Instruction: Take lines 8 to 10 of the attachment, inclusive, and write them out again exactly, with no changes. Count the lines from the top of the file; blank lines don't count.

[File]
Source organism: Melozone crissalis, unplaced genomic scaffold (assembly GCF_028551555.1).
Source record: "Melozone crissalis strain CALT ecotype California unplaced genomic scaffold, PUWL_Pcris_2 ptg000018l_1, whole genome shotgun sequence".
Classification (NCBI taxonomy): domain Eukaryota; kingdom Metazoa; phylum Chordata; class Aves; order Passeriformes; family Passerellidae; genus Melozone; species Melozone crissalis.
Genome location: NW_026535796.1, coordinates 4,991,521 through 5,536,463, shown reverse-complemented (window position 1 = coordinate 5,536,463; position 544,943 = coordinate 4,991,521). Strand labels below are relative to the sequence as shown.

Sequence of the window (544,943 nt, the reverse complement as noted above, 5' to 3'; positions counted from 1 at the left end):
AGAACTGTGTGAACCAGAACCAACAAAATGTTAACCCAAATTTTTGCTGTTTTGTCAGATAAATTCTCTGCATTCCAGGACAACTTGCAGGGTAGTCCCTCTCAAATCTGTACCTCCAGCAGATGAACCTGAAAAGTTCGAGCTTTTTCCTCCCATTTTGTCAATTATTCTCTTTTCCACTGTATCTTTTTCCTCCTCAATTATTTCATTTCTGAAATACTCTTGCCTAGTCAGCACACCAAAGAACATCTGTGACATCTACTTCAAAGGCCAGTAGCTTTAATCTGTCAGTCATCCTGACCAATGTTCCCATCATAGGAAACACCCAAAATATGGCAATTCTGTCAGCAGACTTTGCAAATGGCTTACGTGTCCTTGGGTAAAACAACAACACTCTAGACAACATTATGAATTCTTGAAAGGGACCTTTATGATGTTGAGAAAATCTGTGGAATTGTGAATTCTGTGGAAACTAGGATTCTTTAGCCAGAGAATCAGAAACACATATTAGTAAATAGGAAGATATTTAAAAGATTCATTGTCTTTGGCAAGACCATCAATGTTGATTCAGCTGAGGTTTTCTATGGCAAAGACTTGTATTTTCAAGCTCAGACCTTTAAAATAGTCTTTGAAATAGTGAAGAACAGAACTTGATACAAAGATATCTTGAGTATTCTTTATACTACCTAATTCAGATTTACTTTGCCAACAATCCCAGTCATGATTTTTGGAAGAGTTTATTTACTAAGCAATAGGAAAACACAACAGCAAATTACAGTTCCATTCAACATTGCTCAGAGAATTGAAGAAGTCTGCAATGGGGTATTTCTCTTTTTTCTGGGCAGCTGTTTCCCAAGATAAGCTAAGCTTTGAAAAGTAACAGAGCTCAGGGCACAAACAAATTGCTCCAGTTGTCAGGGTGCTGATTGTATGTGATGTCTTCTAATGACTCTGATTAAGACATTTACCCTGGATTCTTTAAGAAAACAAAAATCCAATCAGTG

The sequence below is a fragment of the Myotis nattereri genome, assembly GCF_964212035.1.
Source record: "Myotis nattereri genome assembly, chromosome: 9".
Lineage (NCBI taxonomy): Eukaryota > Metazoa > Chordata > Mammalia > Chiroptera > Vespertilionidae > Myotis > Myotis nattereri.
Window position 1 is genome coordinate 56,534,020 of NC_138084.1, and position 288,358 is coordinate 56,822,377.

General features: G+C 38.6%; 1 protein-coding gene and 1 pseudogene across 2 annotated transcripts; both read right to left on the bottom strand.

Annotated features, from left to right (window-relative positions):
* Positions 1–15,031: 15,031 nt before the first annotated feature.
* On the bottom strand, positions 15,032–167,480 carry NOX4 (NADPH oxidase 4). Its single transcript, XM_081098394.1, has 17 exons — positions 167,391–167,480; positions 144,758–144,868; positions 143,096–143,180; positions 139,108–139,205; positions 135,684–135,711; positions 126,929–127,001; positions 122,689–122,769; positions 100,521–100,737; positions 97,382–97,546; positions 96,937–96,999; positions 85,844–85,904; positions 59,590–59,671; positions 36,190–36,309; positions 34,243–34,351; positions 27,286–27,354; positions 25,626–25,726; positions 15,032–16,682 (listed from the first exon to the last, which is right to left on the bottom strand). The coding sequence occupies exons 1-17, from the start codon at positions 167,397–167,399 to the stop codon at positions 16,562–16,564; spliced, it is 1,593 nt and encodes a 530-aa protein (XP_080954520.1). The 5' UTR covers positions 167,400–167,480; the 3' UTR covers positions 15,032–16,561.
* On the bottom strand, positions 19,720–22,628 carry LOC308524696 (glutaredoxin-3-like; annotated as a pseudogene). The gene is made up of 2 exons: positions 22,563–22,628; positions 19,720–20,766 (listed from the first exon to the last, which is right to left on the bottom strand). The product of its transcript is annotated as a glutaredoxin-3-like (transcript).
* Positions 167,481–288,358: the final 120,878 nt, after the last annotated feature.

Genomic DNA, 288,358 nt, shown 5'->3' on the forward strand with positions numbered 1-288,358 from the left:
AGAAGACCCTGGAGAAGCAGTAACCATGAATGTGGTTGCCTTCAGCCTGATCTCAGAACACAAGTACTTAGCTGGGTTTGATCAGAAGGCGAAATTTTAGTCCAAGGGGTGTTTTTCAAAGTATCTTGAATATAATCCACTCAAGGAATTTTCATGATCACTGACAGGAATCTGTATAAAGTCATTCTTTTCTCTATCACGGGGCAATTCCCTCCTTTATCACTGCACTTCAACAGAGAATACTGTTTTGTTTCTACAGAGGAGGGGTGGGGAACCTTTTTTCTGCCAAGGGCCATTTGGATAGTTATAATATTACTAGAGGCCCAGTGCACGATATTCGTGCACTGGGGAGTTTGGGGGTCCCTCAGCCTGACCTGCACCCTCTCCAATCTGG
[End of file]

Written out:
Source record: "Myotis nattereri genome assembly, chromosome: 9".
Lineage (NCBI taxonomy): Eukaryota > Metazoa > Chordata > Mammalia > Chiroptera > Vespertilionidae > Myotis > Myotis nattereri.
Window position 1 is genome coordinate 56,534,020 of NC_138084.1, and position 288,358 is coordinate 56,822,377.